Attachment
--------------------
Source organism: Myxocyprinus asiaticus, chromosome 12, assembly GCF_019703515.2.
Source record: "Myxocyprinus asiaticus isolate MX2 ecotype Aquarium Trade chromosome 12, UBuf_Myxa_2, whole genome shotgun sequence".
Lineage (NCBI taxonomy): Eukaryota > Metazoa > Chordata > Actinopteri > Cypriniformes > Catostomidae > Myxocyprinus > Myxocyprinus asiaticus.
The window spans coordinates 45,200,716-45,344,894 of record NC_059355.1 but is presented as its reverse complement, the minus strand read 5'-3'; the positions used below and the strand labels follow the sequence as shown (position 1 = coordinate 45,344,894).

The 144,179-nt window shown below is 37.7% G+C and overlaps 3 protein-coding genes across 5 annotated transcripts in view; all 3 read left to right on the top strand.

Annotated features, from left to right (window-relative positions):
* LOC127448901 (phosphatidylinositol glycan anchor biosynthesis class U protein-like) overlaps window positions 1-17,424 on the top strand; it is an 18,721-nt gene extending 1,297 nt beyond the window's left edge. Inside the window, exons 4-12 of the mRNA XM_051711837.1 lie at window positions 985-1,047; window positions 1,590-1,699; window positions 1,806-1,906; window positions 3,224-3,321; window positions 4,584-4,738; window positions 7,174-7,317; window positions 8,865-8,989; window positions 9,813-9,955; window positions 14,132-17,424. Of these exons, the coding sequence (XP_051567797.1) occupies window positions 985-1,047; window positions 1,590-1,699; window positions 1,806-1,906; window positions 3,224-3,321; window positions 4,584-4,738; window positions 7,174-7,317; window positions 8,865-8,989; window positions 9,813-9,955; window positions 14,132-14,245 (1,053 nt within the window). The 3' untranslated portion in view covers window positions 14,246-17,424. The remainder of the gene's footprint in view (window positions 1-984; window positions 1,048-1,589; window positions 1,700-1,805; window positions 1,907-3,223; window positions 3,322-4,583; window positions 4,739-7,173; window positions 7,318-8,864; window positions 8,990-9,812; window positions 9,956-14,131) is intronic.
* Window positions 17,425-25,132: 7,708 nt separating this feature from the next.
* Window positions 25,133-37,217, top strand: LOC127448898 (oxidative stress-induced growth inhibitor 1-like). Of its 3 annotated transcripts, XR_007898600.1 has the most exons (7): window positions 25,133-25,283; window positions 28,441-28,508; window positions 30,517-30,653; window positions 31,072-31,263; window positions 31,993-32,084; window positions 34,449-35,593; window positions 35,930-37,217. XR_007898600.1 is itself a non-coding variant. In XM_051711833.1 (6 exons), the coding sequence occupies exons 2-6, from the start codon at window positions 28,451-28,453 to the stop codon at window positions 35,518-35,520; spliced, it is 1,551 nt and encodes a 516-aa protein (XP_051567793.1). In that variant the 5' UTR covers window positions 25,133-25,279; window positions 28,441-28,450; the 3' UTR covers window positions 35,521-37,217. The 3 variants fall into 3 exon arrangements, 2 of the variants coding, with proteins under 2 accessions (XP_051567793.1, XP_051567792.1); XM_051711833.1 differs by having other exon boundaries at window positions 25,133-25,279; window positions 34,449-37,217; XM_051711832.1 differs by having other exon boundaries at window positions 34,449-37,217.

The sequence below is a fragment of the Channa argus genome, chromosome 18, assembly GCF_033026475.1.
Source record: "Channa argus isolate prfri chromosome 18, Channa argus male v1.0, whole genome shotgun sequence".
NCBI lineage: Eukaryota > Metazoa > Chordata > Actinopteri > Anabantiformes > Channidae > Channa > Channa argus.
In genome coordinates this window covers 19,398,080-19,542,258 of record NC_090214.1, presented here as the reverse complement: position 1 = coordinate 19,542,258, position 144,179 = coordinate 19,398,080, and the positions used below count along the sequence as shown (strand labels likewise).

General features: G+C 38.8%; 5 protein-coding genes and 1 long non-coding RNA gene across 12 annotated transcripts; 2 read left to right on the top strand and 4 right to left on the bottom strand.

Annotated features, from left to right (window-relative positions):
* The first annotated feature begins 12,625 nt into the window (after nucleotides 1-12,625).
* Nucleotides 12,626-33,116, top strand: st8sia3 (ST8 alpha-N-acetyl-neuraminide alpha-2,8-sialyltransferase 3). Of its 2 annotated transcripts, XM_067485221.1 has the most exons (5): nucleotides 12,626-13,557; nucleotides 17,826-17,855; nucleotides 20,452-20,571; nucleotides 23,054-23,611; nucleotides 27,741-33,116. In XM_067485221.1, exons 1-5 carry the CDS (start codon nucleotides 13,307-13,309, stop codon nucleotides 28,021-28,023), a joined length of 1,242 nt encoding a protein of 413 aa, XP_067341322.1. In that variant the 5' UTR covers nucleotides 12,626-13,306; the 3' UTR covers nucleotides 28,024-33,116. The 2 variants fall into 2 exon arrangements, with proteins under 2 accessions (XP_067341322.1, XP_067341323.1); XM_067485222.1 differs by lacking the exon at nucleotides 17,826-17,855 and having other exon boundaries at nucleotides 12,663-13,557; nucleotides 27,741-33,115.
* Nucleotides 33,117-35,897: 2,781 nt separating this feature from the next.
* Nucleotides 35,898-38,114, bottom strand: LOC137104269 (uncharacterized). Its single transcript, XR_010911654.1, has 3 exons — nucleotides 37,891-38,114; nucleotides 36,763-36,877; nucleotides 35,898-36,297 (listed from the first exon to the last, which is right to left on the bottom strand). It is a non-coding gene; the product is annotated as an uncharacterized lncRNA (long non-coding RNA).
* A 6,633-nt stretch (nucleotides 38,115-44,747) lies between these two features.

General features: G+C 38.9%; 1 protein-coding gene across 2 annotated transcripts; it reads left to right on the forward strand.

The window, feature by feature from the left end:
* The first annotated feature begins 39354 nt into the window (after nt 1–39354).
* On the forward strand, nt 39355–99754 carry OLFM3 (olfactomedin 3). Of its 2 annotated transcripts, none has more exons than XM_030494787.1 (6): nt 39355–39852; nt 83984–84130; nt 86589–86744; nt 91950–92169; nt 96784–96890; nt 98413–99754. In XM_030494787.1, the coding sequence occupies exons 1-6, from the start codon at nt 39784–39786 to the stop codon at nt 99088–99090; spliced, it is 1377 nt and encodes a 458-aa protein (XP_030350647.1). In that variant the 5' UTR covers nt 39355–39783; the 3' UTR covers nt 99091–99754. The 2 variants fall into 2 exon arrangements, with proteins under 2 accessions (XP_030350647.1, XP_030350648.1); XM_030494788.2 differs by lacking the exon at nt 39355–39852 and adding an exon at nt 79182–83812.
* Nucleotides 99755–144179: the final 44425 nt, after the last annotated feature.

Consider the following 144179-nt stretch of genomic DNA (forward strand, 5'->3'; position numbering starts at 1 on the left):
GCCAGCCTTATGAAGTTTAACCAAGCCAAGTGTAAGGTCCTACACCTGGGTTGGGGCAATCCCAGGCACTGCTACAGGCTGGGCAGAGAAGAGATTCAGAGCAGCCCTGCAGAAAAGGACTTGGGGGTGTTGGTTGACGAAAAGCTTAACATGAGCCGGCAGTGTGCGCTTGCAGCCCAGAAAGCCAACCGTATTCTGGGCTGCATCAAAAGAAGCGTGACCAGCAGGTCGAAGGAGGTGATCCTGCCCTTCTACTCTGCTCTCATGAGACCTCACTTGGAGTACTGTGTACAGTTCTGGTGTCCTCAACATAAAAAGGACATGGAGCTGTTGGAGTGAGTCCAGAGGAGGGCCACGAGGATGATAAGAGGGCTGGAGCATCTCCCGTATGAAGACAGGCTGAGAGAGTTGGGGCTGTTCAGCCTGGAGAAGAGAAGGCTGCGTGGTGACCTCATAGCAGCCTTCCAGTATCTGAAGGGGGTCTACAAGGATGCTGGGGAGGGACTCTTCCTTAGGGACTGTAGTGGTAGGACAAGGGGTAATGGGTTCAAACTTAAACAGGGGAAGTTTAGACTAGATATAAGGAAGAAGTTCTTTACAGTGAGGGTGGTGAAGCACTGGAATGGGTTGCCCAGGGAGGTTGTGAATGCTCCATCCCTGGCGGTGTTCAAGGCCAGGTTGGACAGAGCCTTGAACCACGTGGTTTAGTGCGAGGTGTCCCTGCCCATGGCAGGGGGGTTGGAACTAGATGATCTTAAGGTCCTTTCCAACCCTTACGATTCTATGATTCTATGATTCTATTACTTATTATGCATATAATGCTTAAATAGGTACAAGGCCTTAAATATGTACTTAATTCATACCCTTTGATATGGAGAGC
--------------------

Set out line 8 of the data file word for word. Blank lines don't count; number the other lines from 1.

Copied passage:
* Window positions 17,425-25,132: 7,708 nt separating this feature from the next.